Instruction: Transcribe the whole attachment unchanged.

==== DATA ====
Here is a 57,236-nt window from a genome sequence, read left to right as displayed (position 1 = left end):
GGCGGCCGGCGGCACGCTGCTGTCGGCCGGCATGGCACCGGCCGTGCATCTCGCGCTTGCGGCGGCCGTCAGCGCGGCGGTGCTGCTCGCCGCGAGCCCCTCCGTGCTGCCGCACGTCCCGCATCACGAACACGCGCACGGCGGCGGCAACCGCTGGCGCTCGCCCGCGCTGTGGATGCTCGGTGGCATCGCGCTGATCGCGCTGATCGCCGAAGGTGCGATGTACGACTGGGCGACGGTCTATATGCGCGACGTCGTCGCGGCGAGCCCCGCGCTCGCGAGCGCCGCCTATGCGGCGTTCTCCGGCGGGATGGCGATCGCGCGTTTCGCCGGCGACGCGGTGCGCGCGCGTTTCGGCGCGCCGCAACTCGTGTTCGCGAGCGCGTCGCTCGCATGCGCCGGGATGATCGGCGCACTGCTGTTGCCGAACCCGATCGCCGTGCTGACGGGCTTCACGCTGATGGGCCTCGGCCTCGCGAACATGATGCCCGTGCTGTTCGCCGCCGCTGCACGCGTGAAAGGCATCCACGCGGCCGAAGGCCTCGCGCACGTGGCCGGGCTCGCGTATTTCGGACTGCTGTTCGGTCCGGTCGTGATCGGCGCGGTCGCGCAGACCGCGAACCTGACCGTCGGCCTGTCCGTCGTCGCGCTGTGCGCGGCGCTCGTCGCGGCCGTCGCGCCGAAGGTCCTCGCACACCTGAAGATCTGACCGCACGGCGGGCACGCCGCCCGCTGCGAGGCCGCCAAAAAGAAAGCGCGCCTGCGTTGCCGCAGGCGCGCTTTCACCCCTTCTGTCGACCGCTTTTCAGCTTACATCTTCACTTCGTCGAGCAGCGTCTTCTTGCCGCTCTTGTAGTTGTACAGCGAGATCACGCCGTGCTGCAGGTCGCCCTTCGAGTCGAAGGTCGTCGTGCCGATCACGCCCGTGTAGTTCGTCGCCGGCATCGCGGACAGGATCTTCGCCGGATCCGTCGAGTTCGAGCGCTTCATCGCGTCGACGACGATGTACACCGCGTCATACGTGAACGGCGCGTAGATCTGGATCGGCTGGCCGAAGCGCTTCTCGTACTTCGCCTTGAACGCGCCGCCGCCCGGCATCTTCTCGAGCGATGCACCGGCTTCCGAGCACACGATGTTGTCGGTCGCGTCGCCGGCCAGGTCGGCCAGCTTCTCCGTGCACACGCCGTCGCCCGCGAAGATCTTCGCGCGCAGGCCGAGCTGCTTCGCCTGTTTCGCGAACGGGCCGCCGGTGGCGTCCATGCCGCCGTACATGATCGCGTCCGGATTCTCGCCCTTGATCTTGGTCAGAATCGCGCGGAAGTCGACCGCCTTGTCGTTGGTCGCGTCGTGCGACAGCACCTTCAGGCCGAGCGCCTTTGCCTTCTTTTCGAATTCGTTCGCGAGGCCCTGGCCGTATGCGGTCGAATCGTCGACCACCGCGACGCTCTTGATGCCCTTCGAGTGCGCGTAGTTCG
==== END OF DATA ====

Here is a 57,236-nt window from a genome sequence, read left to right as displayed (position 1 = left end):
GGCGGCCGGCGGCACGCTGCTGTCGGCCGGCATGGCACCGGCCGTGCATCTCGCGCTTGCGGCGGCCGTCAGCGCGGCGGTGCTGCTCGCCGCGAGCCCCTCCGTGCTGCCGCACGTCCCGCATCACGAACACGCGCACGGCGGCGGCAACCGCTGGCGCTCGCCCGCGCTGTGGATGCTCGGTGGCATCGCGCTGATCGCGCTGATCGCCGAAGGTGCGATGTACGACTGGGCGACGGTCTATATGCGCGACGTCGTCGCGGCGAGCCCCGCGCTCGCGAGCGCCGCCTATGCGGCGTTCTCCGGCGGGATGGCGATCGCGCGTTTCGCCGGCGACGCGGTGCGCGCGCGTTTCGGCGCGCCGCAACTCGTGTTCGCGAGCGCGTCGCTCGCATGCGCCGGGATGATCGGCGCACTGCTGTTGCCGAACCCGATCGCCGTGCTGACGGGCTTCACGCTGATGGGCCTCGGCCTCGCGAACATGATGCCCGTGCTGTTCGCCGCCGCTGCACGCGTGAAAGGCATCCACGCGGCCGAAGGCCTCGCGCACGTGGCCGGGCTCGCGTATTTCGGACTGCTGTTCGGTCCGGTCGTGATCGGCGCGGTCGCGCAGACCGCGAACCTGACCGTCGGCCTGTCCGTCGTCGCGCTGTGCGCGGCGCTCGTCGCGGCCGTCGCGCCGAAGGTCCTCGCACACCTGAAGATCTGACCGCACGGCGGGCACGCCGCCCGCTGCGAGGCCGCCAAAAAGAAAGCGCGCCTGCGTTGCCGCAGGCGCGCTTTCACCCCTTCTGTCGACCGCTTTTCAGCTTACATCTTCACTTCGTCGAGCAGCGTCTTCTTGCCGCTCTTGTAGTTGTACAGCGAGATCACGCCGTGCTGCAGGTCGCCCTTCGAGTCGAAGGTCGTCGTGCCGATCACGCCCGTGTAGTTCGTCGCCGGCATCGCGGACAGGATCTTCGCCGGATCCGTCGAGTTCGAGCGCTTCATCGCGTCGACGACGATGTACACCGCGTCATACGTGAACGGCGCGTAGATCTGGATCGGCTGGCCGAAGCGCTTCTCGTACTTCGCCTTGAACGCGCCGCCGCCCGGCATCTTCTCGAGCGATGCACCGGCTTCCGAGCACACGATGTTGTCGGTCGCGTCGCCGGCCAGGTCGGCCAGCTTCTCCGTGCACACGCCGTCGCCCGCGAAGATCTTCGCGCGCAGGCCGAGCTGCTTCGCCTGTTTCGCGAACGGGCCGCCGGTGGCGTCCATGCCGCCGTACATGATCGCGTCCGGATTCTCGCCCTTGATCTTGGTCAGAATCGCGCGGAAGTCGACCGCCTTGTCGTTGGTCGCGTCGTGCGACAGCACCTTCAGGCCGAGCGCCTTTGCCTTCTTTTCGAATTCGTTCGCGAGGCCCTGGCCGTATGCGGTCGAATCGTCGACCACCGCGACGCTCTTGATGCCCTTCGAGTGCGCGTAGTTCG